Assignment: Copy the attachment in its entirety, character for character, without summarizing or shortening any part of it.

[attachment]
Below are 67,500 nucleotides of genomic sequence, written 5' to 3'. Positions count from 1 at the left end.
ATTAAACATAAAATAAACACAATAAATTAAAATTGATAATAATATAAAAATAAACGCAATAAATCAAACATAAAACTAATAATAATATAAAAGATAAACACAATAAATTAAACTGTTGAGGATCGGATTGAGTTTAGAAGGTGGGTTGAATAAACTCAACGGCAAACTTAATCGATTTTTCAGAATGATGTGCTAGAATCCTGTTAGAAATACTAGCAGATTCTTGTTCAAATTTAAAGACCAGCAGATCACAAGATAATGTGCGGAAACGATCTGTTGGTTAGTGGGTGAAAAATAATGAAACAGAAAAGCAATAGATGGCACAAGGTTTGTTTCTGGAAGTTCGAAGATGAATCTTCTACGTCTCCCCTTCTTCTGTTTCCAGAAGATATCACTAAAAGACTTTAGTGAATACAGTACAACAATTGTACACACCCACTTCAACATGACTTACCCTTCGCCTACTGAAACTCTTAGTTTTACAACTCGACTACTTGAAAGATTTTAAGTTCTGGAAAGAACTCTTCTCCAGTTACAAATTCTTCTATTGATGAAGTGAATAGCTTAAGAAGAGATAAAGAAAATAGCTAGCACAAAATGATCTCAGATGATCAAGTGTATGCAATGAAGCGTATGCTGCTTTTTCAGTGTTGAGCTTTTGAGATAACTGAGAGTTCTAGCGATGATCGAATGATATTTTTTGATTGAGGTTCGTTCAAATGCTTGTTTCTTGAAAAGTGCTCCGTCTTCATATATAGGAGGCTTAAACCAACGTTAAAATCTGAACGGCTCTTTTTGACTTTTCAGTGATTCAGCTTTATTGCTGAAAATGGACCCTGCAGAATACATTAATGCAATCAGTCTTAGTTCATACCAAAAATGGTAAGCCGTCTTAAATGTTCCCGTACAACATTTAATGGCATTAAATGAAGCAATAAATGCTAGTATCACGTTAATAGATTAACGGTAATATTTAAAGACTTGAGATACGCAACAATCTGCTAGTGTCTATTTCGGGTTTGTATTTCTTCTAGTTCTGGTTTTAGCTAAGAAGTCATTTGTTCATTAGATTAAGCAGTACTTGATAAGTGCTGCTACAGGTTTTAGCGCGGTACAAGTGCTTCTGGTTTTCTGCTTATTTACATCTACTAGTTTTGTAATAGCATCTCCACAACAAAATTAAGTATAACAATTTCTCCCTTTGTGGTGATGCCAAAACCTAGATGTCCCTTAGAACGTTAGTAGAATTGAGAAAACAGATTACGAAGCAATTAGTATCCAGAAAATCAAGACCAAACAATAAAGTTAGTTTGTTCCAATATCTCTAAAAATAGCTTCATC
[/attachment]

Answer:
Below are 67,500 nucleotides of genomic sequence, written 5' to 3'. Positions count from 1 at the left end.
ATTAAACATAAAATAAACACAATAAATTAAAATTGATAATAATATAAAAATAAACGCAATAAATCAAACATAAAACTAATAATAATATAAAAGATAAACACAATAAATTAAACTGTTGAGGATCGGATTGAGTTTAGAAGGTGGGTTGAATAAACTCAACGGCAAACTTAATCGATTTTTCAGAATGATGTGCTAGAATCCTGTTAGAAATACTAGCAGATTCTTGTTCAAATTTAAAGACCAGCAGATCACAAGATAATGTGCGGAAACGATCTGTTGGTTAGTGGGTGAAAAATAATGAAACAGAAAAGCAATAGATGGCACAAGGTTTGTTTCTGGAAGTTCGAAGATGAATCTTCTACGTCTCCCCTTCTTCTGTTTCCAGAAGATATCACTAAAAGACTTTAGTGAATACAGTACAACAATTGTACACACCCACTTCAACATGACTTACCCTTCGCCTACTGAAACTCTTAGTTTTACAACTCGACTACTTGAAAGATTTTAAGTTCTGGAAAGAACTCTTCTCCAGTTACAAATTCTTCTATTGATGAAGTGAATAGCTTAAGAAGAGATAAAGAAAATAGCTAGCACAAAATGATCTCAGATGATCAAGTGTATGCAATGAAGCGTATGCTGCTTTTTCAGTGTTGAGCTTTTGAGATAACTGAGAGTTCTAGCGATGATCGAATGATATTTTTTGATTGAGGTTCGTTCAAATGCTTGTTTCTTGAAAAGTGCTCCGTCTTCATATATAGGAGGCTTAAACCAACGTTAAAATCTGAACGGCTCTTTTTGACTTTTCAGTGATTCAGCTTTATTGCTGAAAATGGACCCTGCAGAATACATTAATGCAATCAGTCTTAGTTCATACCAAAAATGGTAAGCCGTCTTAAATGTTCCCGTACAACATTTAATGGCATTAAATGAAGCAATAAATGCTAGTATCACGTTAATAGATTAACGGTAATATTTAAAGACTTGAGATACGCAACAATCTGCTAGTGTCTATTTCGGGTTTGTATTTCTTCTAGTTCTGGTTTTAGCTAAGAAGTCATTTGTTCATTAGATTAAGCAGTACTTGATAAGTGCTGCTACAGGTTTTAGCGCGGTACAAGTGCTTCTGGTTTTCTGCTTATTTACATCTACTAGTTTTGTAATAGCATCTCCACAACAAAATTAAGTATAACAATTTCTCCCTTTGTGGTGATGCCAAAACCTAGATGTCCCTTAGAACGTTAGTAGAATTGAGAAAACAGATTACGAAGCAATTAGTATCCAGAAAATCAAGACCAAACAATAAAGTTAGTTTGTTCCAATATCTCTAAAAATAGCTTCATC